Sunday, November 23, 2014

Edwin Starr, "War" (1970)

July 25, 1970, #1 (3 wks.)

Easy enough to make fun of this now as a type of buffoonery, the Motown label making its way in an era of mandatory relevance. My own favorite joke comes from Seinfeld, when Jerry tricked Elaine into thinking that Leo Tolstoy originally wanted War, What Is it Good For? to be the title for War and Peace. Setting aside the peacenik impulses of the time, and the times themselves for that matter, full of Vietnam, injustice, and frustration—there's no good in going there at this point, except to remind people that's the way it was. But I have to say I have often been impressed all over again by the titanic force of this little decaying time capsule. The song was written by Barrett Strong and Norman Whitfield, and the production is full-on Whitfield Motown psychedelia. I have loved it in its time, later on oldies radio (to which I know I listened too much), and finally most recently for this little exercise. If "War" and Edwin Starr's too-close veering toward a cartoon Scooby Doo persona in the vocal can quickly stale, it never quite stops sounding fresh either. The attack positively clobbers, opening on the chorus big after the feint of a prolonged drum roll. And I mean BIG. It is immediately all over it. ALL. OVER. IT. Yes, arguably it settles too soon into the chug-a-chug of the main body of the song, and yes, the glories of the chorus wear thin from prolonged exposure. But this song always retains its power to please again. If you don't like it now, try it again in another six months. It's going to get you one of these times. Play loud.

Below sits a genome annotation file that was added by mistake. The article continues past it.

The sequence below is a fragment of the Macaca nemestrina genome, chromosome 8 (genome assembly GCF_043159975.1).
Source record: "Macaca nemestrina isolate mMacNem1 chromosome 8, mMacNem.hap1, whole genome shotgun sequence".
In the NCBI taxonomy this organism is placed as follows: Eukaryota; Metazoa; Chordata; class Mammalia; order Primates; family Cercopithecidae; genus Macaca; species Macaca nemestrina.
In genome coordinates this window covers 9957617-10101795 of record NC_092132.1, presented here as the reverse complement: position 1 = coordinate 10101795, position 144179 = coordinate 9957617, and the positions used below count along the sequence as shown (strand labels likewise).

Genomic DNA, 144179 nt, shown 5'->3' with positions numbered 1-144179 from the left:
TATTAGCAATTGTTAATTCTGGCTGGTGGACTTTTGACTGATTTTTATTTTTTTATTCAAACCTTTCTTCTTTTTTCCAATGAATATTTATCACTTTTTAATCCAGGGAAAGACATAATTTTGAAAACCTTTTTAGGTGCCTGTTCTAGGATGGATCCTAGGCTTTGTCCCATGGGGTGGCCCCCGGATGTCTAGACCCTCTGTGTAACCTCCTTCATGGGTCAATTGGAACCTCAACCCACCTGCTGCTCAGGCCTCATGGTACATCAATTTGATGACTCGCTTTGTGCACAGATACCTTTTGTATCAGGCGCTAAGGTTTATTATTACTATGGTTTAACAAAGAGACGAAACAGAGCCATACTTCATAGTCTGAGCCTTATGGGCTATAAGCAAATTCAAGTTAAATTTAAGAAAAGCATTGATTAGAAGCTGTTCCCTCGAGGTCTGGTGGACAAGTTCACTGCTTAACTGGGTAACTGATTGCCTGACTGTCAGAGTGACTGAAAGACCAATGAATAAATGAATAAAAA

1 comment:

  1. A stunning original and an early 45 that I absolutely wore out but it hasn't aged well for me and not sure why? The sentiment seems no less relevant or refreshingly straight-forward now than it did then. And it's certainly one of the crowning achievements of Motown psychadelia. It might just come down to the Stairway-Freebird syndrome. I've hit some sort of limit for hearing one song in one lifetime. Good one, though.